Serg Nvns - Fotolia
As millions in the United States are suddenly forced to work at home and overworked IT teams address new technical challenges, hackers are sharpening their skills. Now, more than ever, it's critical to be vigilant about ERP and enterprise security.
The role of leadership
There are many lessons to be learned from the COVID-19 situation.
In terms of information security, the security governance committee, which should include both the CIO and CISO, should revisit and address information risk and its oversight. Now is the time to update information security policies in the employee handbook and in other documents so they cover ways to keep the company's ERP and other systems safe.
The role of information security teams
IT and security teams and those responsible for the ERP system need to understand new challenges brought by the COVD-19 pandemic.
It's challenging enough to address the usual ERP vulnerabilities. Now, enterprise technology teams need to manage new ERP security risks. The COVID-19 outbreak has created a perfect storm of vulnerability -- a newly remote workforce that's largely out of IT's control and hackers who are aggressively searching for ways to penetrate networks and scam employees. The remote workforce has created an extended attack surface that may pose one of your greatest security threats to date. Add to that the widespread pandemic-provoked user distraction -- and information security teams' rush to manage new issues -- which compounds teleworking security challenges.
As part of keeping the ERP environment secure during the COVID-19 pandemic, technology teams should continue with vulnerability and penetration testing. They should find the flaws and fix them where possible. During this process or through a different evaluation, they can also identify ERP-centric security improvements, including those related to user authentication, vendor management, security logging, monitoring and alerting.
User education during COVID-19
Preventing security breaches also requires that information security teams take steps to ensure the organization's critical ERP assets are not further exposed during this time. That requires user education.
When possible, executive management or HR should communicate ERP security policies and other important security policies. This communication could come in the form of newsletters, email reminders or online staff meetings. That way, they'll get more attention and be better received than if they were originating from IT or security teams as they often do.
Here are three ways to ramp up security awareness in the new remote workforce.
1. Encourage users to review policies
Within the messaging to users, an organizational leader -- whether from executive management or HR -- can highlight the critical parts of company policies and share where users can find them, such as in the employee handbook.
- Acceptable usage, that is, what's expected and what's allowed;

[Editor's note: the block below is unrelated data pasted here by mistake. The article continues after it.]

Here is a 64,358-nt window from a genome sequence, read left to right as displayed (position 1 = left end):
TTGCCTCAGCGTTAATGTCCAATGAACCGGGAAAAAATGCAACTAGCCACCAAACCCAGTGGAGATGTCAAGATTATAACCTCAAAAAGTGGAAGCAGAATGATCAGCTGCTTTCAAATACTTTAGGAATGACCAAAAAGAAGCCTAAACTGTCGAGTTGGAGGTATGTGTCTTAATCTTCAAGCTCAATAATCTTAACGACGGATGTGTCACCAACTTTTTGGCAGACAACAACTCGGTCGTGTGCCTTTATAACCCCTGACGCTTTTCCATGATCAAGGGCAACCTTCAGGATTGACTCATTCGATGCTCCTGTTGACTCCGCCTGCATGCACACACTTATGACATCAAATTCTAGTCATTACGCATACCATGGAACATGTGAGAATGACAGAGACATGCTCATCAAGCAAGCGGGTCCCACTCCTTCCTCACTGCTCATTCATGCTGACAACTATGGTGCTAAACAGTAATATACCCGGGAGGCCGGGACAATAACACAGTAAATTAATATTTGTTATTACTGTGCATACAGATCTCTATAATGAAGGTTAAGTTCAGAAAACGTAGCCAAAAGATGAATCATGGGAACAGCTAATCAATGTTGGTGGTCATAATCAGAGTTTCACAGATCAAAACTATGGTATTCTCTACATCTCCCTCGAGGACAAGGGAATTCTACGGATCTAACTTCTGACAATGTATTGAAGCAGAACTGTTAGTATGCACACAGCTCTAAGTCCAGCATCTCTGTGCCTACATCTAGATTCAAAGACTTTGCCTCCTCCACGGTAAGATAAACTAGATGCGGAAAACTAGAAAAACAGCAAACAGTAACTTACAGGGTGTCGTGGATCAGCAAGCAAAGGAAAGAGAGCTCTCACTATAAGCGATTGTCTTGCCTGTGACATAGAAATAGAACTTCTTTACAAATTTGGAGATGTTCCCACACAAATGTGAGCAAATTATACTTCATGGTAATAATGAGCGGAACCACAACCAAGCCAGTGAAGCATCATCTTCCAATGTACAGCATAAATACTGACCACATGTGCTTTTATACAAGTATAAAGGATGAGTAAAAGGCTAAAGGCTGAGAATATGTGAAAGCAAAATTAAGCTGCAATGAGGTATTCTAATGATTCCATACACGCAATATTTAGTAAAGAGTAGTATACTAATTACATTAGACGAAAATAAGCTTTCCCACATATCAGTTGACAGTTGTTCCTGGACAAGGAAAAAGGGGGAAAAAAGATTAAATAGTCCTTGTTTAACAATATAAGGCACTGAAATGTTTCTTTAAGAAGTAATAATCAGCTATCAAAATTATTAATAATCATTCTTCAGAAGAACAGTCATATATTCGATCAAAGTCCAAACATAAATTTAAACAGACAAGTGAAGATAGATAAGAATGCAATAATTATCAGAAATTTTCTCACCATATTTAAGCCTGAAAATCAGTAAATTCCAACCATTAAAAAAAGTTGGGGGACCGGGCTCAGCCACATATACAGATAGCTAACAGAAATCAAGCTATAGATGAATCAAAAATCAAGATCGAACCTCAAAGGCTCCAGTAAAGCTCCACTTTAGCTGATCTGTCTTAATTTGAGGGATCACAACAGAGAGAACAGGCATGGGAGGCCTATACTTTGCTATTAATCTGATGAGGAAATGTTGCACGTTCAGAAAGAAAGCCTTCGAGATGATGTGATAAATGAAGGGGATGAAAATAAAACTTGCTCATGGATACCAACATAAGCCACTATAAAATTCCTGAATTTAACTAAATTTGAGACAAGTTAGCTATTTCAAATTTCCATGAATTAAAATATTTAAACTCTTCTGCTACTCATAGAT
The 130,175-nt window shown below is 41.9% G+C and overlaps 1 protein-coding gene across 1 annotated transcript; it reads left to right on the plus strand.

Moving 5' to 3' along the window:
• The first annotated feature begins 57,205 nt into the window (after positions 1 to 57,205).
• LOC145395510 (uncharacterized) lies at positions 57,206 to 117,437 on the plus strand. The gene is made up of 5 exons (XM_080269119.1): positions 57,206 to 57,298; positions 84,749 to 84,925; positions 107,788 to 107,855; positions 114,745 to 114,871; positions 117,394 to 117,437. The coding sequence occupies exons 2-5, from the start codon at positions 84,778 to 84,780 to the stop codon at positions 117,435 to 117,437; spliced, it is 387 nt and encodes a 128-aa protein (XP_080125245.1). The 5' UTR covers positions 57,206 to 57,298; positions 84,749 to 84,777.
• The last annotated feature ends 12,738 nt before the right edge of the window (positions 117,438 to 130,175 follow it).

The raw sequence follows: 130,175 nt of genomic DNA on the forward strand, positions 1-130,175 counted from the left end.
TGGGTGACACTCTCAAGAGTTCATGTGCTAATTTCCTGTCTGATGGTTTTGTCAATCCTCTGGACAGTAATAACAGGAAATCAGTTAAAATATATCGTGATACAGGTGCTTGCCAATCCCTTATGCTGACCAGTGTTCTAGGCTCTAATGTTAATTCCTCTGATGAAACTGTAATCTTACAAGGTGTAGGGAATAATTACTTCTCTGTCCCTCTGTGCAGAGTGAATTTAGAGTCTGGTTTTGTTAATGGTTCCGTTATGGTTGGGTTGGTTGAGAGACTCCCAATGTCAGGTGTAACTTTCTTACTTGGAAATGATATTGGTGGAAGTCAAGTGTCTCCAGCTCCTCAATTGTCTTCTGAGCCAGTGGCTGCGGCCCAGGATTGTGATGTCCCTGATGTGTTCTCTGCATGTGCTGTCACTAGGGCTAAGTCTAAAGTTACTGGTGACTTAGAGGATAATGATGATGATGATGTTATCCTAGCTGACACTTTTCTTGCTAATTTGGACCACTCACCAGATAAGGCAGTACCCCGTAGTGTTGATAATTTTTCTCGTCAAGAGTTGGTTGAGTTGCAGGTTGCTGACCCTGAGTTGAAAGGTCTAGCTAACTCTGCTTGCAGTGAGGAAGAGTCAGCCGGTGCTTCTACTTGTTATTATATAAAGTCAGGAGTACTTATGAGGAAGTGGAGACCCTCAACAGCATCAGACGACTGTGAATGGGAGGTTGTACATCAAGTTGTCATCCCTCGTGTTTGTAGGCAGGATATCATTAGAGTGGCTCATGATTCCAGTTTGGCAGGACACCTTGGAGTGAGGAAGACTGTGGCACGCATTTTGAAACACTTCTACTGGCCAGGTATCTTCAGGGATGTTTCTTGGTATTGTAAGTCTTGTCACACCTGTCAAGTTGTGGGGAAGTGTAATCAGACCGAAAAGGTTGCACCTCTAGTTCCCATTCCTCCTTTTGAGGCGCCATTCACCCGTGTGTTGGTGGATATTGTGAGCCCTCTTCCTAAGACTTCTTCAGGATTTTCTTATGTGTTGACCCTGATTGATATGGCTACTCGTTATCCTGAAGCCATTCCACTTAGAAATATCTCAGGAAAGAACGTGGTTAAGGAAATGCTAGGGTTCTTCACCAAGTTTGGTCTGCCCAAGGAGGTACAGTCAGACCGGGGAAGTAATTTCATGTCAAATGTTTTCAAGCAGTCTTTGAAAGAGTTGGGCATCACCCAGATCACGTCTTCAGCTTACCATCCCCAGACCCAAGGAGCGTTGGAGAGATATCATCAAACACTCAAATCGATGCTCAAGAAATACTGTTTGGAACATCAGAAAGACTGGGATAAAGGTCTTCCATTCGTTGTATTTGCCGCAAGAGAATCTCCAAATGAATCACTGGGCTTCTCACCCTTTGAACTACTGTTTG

- Authentication, especially related to multifactor controls that are in place;
- Computer acquisition and disposal, especially related to buying and setting up new computers as well as selling or otherwise tossing old ones;
- Data backups, especially related to storing data in secure areas supported by the business and not randomly on personal computers or in consumer-centric file sharing and storage applications in the cloud;
- Email, especially related to comingling personal and business emails;
- Encryption, especially related to full disk encryption on laptops as well as encrypting phones and tablets;
- Passwords, especially related to complexity and password sharing;
- Software installation and usage, that is, what's allowed and what's not; and,
- VPN connectivity, including personal VPN software used for privacy purposes.
Reminding users of the organization's incident response plan -- at least at a high level -- is also a good idea. The designated leader can explain threats and what constitutes an incident. The leader can also encourage users to report anything odd taking place on their systems. These efforts should be part of your existing awareness and training program.
2. Urge users to keep software updated
Whoever is communicating about enterprise security related to COVID-19 repercussions should also encourage employees to update their software patches when prompted. This includes not only Windows and macOS updates but also those involving third-party software such as Adobe Reader, Google Chrome and Zoom. Users should update their corporate-issued computers and their personal devices. They should update their mobile apps and also update phones and tablets with the latest Android and iOS updates when prompted. Leaders should communicate these practices in clear and simple terms, and send periodic friendly reminders to boost the likelihood of user acceptance.
3. Document new policies where needed
There are great online resources where an ERP administrator or information security team member can purchase or download security policy templates. The important thing is to address all the elements of a good security policy and customize them to the organization's specific needs based on the most recent information risk assessment. Of course, leaders will need to share any new policies with users.
These recommendations focus on two things to help protect your ERP environment. First, the security governance committee is revisiting expectations for the organization's users -- what to do and what not to do. Users should already understand most of these requirements. Yet, COVID-19 has disrupted almost all facets of life and reminding users of security best practices is critical. Second, leaders are making users part of the information security team. An effective security program relies on proactive user engagement.